This past month, two of my favorite series ended. Breaking Bad & Dexter. While one went out on top and left me wanting more, the other fizzled to a piss poor ending that only reminded me that I probably should have given up on the show years ago. Through it all though, I'd open a special beer each week once the sun set on Sunday Fundays and these two dramas eased me into the maddening work weeks ahead.
While Dexter started its final season a few weeks before Walter White did, I opened up this gem from Scotland that I had hiding in the back of my fridge for a while. Classified as a Black IPA, allowing this one to sit for a while essentially transformed it into a Belgian dark ale or stout. There were no hop flavors left but rather lots and lots of fruit. The barrel aging in Scotch whiskey definitely came though as well and kind of left a cloyingly sweet & alcoholic taste to the entire thing. All in all, a decent brew but nothing I'd go crazy to find another bottle of. Kind of like Dexter itself...ok on the first watch, don't need to do it again.
When it finally came time to change my priorities from Showtime to AMC, I looked for a beer that was unique within my favorite style - Imperial Red Ales. Pipeworks Brewing always seems to make solid beers, and their naming and labeling of bottles is among the best in the country. So, naturally, I was excited to try something so epic as to be called Blood of the Unicorn. While its probably more along the lines of an American strong ale, the deep amber color and thick tan head could be considered an imperial red. And, really...who knows what color unicorn blood really is? It's one of those mysteries that we'll never solve...just like the mystery of what exactly Walter White's contribution to Grey Matter really was.
When it came time to say goodbye to Dexter, I was extremely conflicted. On the one hand, this is a show that brought me many enjoyable hours of entertainment. On the other hand, it ceased doing that a long time ago. But, like any good friend, I stuck by it through thick & thin. And for it's finale, I went with a new barrel-aged beer that I've been dying to try. Velvet Merkin is, quite possibly, one of the best stouts I've had. Its thick, creamy, flavorful and easy to drink. At 8.5% abv, its also in my sweet spot for perfect alcoholic beverage. While it may not have the complexity that Firestones other barrel-aged stout (Parabola) has, the simplicity and drinkabilty make it equally as satisfying, if not more so. What wasn't satisfying, however, was the ending to Dexter...which I now consider to be the single worst ending to any show ever. That includes Lost, The Sopranos, and even Dinosaurs (seriously...go look it up. Shit is fucked up!).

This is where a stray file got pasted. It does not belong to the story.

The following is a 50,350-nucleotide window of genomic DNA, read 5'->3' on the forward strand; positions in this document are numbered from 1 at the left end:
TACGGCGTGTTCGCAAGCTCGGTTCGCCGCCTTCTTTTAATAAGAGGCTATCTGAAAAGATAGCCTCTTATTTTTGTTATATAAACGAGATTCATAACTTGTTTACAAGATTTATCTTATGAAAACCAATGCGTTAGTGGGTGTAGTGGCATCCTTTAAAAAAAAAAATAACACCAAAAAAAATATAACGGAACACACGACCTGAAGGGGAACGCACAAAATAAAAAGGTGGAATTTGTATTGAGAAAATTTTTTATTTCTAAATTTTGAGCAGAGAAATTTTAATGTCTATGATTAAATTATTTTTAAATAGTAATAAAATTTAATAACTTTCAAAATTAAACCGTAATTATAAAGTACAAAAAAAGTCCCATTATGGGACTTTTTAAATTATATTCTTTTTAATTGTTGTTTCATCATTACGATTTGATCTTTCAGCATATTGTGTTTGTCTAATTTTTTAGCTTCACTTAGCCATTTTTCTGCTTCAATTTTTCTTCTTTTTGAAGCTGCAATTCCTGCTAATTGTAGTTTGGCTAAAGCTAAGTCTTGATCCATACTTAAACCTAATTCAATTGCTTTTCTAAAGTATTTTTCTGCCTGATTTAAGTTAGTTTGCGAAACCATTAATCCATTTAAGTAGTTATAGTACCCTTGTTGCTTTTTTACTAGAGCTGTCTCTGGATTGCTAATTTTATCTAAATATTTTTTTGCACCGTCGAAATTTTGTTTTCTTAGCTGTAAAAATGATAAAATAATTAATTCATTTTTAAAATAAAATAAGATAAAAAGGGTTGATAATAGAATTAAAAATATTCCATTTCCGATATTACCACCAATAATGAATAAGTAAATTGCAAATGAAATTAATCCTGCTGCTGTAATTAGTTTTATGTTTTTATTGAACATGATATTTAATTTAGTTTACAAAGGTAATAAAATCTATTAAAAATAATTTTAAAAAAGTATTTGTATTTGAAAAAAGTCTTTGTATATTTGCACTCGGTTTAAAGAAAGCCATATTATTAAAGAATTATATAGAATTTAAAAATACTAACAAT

One week after witnessing the worst of TV while drinking the best of beer, it shouldn't be any surprise that fate decided to pull the ol' switcheroo on me and deliver the best of TV and the worst of beer. But that isn't really fair to either of my favorite pastimes, both the finale of Breaking Bad and Dragon's Milk were perfectly mediocre. Neither grabbed my attention or caused a reaction in me either way. The final episode of Walter White's meth building opus felt off and disconnected from the previous 60+ hours of perfection. Similarly, Dragon's Milk (considered an imperial stout) tasted like an average beer aged to high hell on oak, whisky, and bourbon barrels. There wasn't complexity in the taste however, just an overabundance of wood. This particular bottle had been aging for about a year in my fridge, which could have increased those flavors and masked any of the malt and hops that were intended to be present. I'll have to go back again and try it fresh, just as I plan on going back and starting Breaking Bad all over again, this time with my wife to give me a fresh take on it.